Bulletin No. 5 October 2011. This bulletin complements the Yorkshire Red Kites Newsletter Issue 13 now available at: www.yorkshireredkites.netWhilst the 2011 breeding season did not reach our expectations, we continue to remain confident about the long term success of the East Yorkshire Red Kite population, supported by indicators from the primary winter roost where early counts have already surpassed last year’s highest figure.
We are pleased to report that 6 known breeding pairs were indeed successful, though this was a drop of one pair from 2010. However with better luck, this loss could well have been balanced out through the discovery of a new pair and nest site, EY11 by a generously confiding landowner, further details below. Several tangible factors resulted in nest site monitoring being particularly difficult again, just as in 2010, with a trend for established pairs to ‘up sticks’ and move to new nest sites.
Unfortunately, 2 established pairs were inadvertently disturbed with one of them ‘deserting’, but fortunately the other pair removed the decoration from the newly refurbished nest they had apparently intended to use and transferred it to a nest used in previous years, going on to successfully raise young.
Many hours of observation at another previously successful location failed to show that there was an active nest. However, the tagged male bird appeared at another established nest site nearby that had been successful in 2010. So the question is, has a ‘divorce’ occurred or did this pair perish in the last bad winter and has the pair from the unfound nest simply ‘moved in’? I guess we will never know!
As we do not have access to three known nest sites, we have had to resort to observing from the public highway. The regular presence of birds at two of them suggested that there may have been two breeding attempts, though we have reason to believe that only one of them was successful.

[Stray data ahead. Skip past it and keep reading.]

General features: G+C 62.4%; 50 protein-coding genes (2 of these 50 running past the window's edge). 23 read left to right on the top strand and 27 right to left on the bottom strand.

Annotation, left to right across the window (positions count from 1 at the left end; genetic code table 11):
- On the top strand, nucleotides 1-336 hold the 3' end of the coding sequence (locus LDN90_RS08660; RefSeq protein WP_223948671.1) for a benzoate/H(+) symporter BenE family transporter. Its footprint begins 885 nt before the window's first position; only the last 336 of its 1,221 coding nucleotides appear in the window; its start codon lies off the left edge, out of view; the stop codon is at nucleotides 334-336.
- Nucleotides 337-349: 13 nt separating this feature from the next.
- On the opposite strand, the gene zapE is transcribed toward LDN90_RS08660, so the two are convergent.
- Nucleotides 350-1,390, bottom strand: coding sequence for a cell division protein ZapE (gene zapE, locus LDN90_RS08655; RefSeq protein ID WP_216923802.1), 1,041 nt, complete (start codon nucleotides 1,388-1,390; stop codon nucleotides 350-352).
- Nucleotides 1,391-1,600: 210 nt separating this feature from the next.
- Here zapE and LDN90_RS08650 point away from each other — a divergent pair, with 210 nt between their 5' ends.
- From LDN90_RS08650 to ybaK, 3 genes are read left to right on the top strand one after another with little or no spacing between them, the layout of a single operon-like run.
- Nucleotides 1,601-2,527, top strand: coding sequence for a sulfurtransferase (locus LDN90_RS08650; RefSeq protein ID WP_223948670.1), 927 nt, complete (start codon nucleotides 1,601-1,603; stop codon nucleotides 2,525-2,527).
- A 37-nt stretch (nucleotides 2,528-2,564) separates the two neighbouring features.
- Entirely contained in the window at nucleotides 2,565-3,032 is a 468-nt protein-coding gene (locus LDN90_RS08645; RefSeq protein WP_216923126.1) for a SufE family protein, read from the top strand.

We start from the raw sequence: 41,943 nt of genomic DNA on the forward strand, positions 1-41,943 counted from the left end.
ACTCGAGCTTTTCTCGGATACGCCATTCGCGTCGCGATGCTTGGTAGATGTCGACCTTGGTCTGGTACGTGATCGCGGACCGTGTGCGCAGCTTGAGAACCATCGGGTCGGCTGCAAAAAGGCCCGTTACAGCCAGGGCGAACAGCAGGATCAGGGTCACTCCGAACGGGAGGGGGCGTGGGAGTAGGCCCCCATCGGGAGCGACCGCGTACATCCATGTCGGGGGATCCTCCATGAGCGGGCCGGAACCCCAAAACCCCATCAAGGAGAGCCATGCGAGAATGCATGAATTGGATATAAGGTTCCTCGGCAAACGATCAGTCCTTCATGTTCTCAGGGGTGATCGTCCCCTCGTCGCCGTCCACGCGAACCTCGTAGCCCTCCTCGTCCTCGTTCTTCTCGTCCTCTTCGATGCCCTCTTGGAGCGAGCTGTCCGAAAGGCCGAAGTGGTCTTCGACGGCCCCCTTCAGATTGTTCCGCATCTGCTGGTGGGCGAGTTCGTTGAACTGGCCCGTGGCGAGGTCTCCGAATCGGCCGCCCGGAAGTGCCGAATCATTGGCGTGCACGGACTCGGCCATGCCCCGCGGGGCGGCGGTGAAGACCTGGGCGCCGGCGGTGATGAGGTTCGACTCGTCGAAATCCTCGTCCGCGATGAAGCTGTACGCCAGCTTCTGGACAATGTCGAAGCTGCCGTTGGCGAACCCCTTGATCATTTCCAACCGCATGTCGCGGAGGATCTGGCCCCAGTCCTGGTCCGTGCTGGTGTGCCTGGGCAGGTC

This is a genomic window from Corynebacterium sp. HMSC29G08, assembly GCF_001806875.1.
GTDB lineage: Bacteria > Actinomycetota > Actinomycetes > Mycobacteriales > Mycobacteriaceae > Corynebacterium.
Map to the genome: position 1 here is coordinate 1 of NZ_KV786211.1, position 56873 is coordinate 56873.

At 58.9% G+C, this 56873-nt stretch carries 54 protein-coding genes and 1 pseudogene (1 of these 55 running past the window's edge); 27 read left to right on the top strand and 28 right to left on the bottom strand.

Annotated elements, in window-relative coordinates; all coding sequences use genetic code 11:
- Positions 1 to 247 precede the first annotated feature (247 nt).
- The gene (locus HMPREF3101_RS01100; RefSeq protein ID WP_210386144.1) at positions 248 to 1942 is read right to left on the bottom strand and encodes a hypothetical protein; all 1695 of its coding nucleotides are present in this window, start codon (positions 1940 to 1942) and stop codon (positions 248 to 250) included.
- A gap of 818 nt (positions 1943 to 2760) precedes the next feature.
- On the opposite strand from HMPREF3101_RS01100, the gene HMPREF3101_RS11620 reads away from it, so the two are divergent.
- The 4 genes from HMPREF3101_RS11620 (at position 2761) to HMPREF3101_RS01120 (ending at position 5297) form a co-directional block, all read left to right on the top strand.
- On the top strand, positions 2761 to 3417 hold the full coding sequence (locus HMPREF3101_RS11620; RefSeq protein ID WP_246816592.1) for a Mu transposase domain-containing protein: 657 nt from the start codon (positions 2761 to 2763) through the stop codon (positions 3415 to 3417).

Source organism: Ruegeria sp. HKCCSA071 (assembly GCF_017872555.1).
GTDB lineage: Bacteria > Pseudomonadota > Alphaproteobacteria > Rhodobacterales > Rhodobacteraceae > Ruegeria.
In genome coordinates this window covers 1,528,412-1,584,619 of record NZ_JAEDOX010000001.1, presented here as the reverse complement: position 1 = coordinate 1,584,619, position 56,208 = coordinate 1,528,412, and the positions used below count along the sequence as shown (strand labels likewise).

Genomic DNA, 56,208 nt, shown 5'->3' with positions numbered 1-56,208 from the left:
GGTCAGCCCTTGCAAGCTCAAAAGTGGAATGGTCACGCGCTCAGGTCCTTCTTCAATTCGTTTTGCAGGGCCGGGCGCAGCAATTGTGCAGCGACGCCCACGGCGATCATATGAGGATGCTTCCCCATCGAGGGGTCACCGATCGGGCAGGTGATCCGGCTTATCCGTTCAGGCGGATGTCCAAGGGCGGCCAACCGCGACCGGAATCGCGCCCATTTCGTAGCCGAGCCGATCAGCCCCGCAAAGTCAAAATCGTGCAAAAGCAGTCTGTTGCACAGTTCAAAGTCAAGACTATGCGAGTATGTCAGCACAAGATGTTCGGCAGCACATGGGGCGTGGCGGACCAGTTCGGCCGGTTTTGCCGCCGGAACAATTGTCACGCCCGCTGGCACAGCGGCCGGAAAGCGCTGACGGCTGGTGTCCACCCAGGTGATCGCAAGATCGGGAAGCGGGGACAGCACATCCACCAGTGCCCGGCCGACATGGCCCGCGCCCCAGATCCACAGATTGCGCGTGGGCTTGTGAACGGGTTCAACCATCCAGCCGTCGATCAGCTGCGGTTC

Nest sites are numbered, starting from the oldest/ first discovered in East York’s and running to the most recent, hopefully adding as we go!
Site EY1. Occupied initially in 1999 by a single bird which was joined by another in 2000 – both from the first phase of releases at Harewood. First bred in 2001, raising two young, the first in East Yorks’ for 150 years! Successful in all but one year subsequently, raising at least one young in ‘08 and having moved to a new nest, two in ‘09. Last year the pair moved yet again and this year found them back in the ’09 nest raising 3 young.
Site EY2. Occupied in 1999 by a single bird from the first Harewood release. Breeding not proven until 2004 when this bird is believed to have paired up with a bird raised at Site EY1 in 2002, raising three young and have been successful each year since. In 2008 the pair built yet another nest (they already had 3, one of which is the highest recorded Yorkshire nest - 80’ up in a Lime tree) quite close to the one they used last year and produced 2 young. Having failed to locate the ’09 nest we were very pleased to be given wider access in ‘10 and were delighted to find a new nest that produced 3 young. The pair used the same nest for ’11, again raising 3 young.
Site EY3. Two untagged adults occupied this site in 2003. There is speculation that they may have been the two young raised at Site EY1 in 2001, breeding between siblings having been known. They raised 3 young. Sadly, the following winter, the top of the nest tree blew down in gales making the nest too exposed for future use. Many hours of observation failed to establish that they bred in the area in subsequent years despite receiving reports of the presence of birds early in the breeding season. However, last year we received repeated sightings and with more than a little good luck found a nest new to us, deep in the wood. The nest had a massive amount of old ‘decoration’ so we suspect it had been used before. This pair successfully raised 2 young in ’10. Unfortunately, this year, the birds were disturbed and deserted.
Site EY4. First occupied in 2005 by two birds which arrived from Harewood, one being a Chilterns bird released there in 2003 whilst the other was raised in a nest at Harewood in the same year. They raised two young and have been successful each year since. As last year, we were only able to observe from a considerable distance but are confident that the pair raised at least one young.